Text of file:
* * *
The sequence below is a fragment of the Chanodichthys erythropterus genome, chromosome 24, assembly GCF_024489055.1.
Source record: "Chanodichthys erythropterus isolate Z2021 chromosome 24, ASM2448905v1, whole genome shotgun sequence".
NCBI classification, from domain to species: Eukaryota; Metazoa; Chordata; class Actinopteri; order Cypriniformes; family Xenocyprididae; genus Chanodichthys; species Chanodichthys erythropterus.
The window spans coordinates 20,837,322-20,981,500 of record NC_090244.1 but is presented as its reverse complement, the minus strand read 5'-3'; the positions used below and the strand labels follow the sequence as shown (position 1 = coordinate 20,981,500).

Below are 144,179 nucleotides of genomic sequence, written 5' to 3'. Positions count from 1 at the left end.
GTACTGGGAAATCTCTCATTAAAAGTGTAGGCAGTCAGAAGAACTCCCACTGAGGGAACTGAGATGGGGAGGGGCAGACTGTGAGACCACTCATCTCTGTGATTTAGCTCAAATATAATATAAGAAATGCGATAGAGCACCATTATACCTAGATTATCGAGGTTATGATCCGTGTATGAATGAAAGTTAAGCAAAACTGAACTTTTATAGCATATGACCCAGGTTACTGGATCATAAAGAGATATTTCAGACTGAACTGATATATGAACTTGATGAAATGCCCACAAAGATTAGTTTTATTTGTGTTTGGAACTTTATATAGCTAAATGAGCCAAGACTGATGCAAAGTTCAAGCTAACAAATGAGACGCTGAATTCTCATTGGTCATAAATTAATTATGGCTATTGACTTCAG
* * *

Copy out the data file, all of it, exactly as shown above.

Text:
The sequence below is a fragment of the Chanodichthys erythropterus genome, chromosome 24, assembly GCF_024489055.1.
Source record: "Chanodichthys erythropterus isolate Z2021 chromosome 24, ASM2448905v1, whole genome shotgun sequence".
NCBI classification, from domain to species: Eukaryota; Metazoa; Chordata; class Actinopteri; order Cypriniformes; family Xenocyprididae; genus Chanodichthys; species Chanodichthys erythropterus.
The window spans coordinates 20,837,322-20,981,500 of record NC_090244.1 but is presented as its reverse complement, the minus strand read 5'-3'; the positions used below and the strand labels follow the sequence as shown (position 1 = coordinate 20,981,500).

Below are 144,179 nucleotides of genomic sequence, written 5' to 3'. Positions count from 1 at the left end.
GTACTGGGAAATCTCTCATTAAAAGTGTAGGCAGTCAGAAGAACTCCCACTGAGGGAACTGAGATGGGGAGGGGCAGACTGTGAGACCACTCATCTCTGTGATTTAGCTCAAATATAATATAAGAAATGCGATAGAGCACCATTATACCTAGATTATCGAGGTTATGATCCGTGTATGAATGAAAGTTAAGCAAAACTGAACTTTTATAGCATATGACCCAGGTTACTGGATCATAAAGAGATATTTCAGACTGAACTGATATATGAACTTGATGAAATGCCCACAAAGATTAGTTTTATTTGTGTTTGGAACTTTATATAGCTAAATGAGCCAAGACTGATGCAAAGTTCAAGCTAACAAATGAGACGCTGAATTCTCATTGGTCATAAATTAATTATGGCTATTGACTTCAG